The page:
22

Lately I've started wondering about the ¤ character which is shift+4 on my Norwegian keyboard (it's also present on several others, including the U.S. International keyboard layout). I've never seen a use for it, yet for some reason someone decided it was important enough to have it put in such a central place on the keyboard. What is this character called, and what purpose does it have?

3 Answers 3

19

This is the currency sign

A currency sign is a graphic symbol used as a shorthand for a currency's name.

Also from Currency (typography):

The currency sign (¤) is a character used to denote a currency, when the symbol for a particular currency is unavailable.

The symbol is available on some keyboard layouts, for example French, Danish, Norwegian, Swedish and Finnish keyboards, because it is used in business applications.

4
  • 2
    The Norweigan currency is a kr for krone though. Is this a fraction of the krone? This question got my interest.
    – Joe Taylor
    Commented Feb 3, 2011 at 11:58
  • 5
    @JoeTaylor: I think it's a symbol for a "generic" currency. A currency that has no symbol. But you're right, might be that the fractions of the Kronen are using that symbol though...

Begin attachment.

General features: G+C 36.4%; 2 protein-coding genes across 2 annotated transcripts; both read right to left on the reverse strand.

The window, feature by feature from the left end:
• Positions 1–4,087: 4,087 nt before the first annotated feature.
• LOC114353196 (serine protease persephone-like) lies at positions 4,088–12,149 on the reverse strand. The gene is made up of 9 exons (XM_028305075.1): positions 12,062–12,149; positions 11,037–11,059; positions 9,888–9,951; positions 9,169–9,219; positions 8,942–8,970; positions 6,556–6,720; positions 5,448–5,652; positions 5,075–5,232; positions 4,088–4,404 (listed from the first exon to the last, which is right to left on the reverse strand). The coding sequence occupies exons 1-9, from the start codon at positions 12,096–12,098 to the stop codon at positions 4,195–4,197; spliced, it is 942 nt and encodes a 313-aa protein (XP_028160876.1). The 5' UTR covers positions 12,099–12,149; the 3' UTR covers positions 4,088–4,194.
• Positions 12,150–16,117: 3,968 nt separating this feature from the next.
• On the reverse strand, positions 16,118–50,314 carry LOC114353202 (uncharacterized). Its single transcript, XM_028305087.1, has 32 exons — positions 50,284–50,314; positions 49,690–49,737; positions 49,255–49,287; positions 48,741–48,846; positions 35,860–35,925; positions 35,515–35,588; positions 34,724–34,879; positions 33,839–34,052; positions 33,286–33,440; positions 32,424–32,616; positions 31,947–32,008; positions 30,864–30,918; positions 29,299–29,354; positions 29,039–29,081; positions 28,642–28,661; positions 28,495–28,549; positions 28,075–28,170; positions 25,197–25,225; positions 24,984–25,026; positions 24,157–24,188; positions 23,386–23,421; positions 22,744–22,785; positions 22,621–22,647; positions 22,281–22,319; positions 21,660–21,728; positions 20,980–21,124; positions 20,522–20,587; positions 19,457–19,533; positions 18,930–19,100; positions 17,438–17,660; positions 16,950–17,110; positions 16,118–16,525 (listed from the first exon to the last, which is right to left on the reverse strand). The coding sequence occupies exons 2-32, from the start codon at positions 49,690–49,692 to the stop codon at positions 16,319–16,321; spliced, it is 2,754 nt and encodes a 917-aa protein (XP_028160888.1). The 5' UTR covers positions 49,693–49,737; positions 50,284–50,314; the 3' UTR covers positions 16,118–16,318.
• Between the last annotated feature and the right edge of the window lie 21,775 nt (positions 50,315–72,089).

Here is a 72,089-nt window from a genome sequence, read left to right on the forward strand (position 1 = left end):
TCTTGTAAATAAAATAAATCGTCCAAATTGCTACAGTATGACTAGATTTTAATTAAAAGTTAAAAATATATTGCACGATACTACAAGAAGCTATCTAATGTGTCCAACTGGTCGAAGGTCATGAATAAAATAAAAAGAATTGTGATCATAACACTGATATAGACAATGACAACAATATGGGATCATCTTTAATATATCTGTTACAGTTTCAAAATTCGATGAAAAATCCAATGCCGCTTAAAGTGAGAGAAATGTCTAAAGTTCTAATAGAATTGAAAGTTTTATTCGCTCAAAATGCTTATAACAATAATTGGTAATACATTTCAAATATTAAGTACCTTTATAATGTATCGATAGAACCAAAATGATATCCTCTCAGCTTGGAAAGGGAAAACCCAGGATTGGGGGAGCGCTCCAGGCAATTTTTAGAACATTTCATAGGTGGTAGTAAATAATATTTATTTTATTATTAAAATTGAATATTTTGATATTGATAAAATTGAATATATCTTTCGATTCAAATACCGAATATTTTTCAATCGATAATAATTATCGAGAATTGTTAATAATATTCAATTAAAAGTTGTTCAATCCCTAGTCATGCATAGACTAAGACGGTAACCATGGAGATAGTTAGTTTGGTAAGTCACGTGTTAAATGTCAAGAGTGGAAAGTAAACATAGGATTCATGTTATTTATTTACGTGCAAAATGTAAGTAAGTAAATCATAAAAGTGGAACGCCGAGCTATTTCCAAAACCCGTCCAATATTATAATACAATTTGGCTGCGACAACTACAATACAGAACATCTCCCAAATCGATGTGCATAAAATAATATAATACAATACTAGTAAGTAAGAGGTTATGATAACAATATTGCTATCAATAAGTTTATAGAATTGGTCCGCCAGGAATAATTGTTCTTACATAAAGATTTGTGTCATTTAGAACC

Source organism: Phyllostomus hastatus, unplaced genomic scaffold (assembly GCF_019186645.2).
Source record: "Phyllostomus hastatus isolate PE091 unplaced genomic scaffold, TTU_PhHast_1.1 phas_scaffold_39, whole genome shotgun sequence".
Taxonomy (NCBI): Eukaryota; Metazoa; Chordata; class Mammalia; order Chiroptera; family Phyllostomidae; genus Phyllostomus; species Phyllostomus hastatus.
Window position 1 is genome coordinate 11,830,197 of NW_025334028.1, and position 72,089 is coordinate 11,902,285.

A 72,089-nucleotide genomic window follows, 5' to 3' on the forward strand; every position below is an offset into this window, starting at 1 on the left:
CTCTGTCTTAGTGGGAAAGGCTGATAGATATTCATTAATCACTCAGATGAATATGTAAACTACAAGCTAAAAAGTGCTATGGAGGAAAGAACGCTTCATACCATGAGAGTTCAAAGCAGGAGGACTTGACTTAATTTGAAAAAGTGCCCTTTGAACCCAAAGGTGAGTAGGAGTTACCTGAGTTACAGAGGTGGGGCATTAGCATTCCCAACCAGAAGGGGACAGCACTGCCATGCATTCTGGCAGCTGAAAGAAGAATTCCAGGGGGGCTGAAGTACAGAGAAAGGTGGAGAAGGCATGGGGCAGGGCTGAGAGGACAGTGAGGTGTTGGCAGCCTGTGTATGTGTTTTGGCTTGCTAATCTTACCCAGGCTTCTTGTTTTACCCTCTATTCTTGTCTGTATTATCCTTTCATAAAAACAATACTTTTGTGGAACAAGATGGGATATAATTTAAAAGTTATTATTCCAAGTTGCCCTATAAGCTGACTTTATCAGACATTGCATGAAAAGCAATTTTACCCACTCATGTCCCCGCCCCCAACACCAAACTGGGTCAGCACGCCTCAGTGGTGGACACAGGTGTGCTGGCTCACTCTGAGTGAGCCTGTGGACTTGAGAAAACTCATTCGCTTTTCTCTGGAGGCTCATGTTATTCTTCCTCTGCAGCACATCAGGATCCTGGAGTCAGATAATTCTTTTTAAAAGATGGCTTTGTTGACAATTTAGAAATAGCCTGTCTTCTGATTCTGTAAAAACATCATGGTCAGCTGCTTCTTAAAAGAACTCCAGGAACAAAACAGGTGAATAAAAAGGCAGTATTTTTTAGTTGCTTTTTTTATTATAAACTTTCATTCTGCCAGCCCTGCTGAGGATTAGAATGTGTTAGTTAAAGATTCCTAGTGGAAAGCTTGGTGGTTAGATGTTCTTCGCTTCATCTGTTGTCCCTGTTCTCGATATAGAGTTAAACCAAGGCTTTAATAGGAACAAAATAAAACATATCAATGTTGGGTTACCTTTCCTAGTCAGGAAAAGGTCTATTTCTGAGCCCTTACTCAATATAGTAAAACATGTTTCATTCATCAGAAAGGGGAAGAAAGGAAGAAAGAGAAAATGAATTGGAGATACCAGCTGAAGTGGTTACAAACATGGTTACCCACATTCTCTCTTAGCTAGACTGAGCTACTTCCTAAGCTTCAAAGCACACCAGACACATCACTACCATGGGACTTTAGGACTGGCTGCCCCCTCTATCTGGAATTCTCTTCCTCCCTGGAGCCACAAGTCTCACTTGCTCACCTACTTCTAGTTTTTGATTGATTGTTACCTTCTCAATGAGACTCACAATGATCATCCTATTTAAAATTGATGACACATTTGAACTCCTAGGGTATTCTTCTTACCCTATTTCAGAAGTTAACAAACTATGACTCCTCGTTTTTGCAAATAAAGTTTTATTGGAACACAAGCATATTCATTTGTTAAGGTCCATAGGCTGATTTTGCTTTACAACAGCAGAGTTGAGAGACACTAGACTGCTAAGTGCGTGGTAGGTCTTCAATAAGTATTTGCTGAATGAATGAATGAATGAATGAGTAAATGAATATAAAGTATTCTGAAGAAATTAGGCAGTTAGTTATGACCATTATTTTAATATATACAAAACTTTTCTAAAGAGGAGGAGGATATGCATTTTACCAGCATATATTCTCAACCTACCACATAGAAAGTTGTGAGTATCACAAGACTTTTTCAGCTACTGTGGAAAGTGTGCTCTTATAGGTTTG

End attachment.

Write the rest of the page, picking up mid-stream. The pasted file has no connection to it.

– sinni800
    Commented Feb 3, 2011 at 12:01
  • 5
    It's definitely not used for Norwegian currency, neither Krone nor Øre (which is 1/100 krone). Commented Feb 3, 2011 at 14:27
  • 8
    Another way to think of it is a placeholder for a currency symbol. The equivalent of <insert currency symbol here>.
    – JYelton
    Commented Feb 3, 2011 at 16:37
1

Pillow character in the Travel Industry designates a Guarantee Sell vendor. Allowing visual confirmation of booking a transaction with a vendor that guarantees reservation.

0

This is called a "pillow" and is used, at least, in some Global Distribution Systems for the Travel Industry.

Source: I work in the Travel Industry.

1
  • 2
    It's generally called a "Currency Sign" in my experience. What is it used for in the travel industry?
    – Leathe
    Commented Nov 3, 2015 at 13:31

You must log in to answer this question.

Not the answer you're looking for? Browse other questions tagged .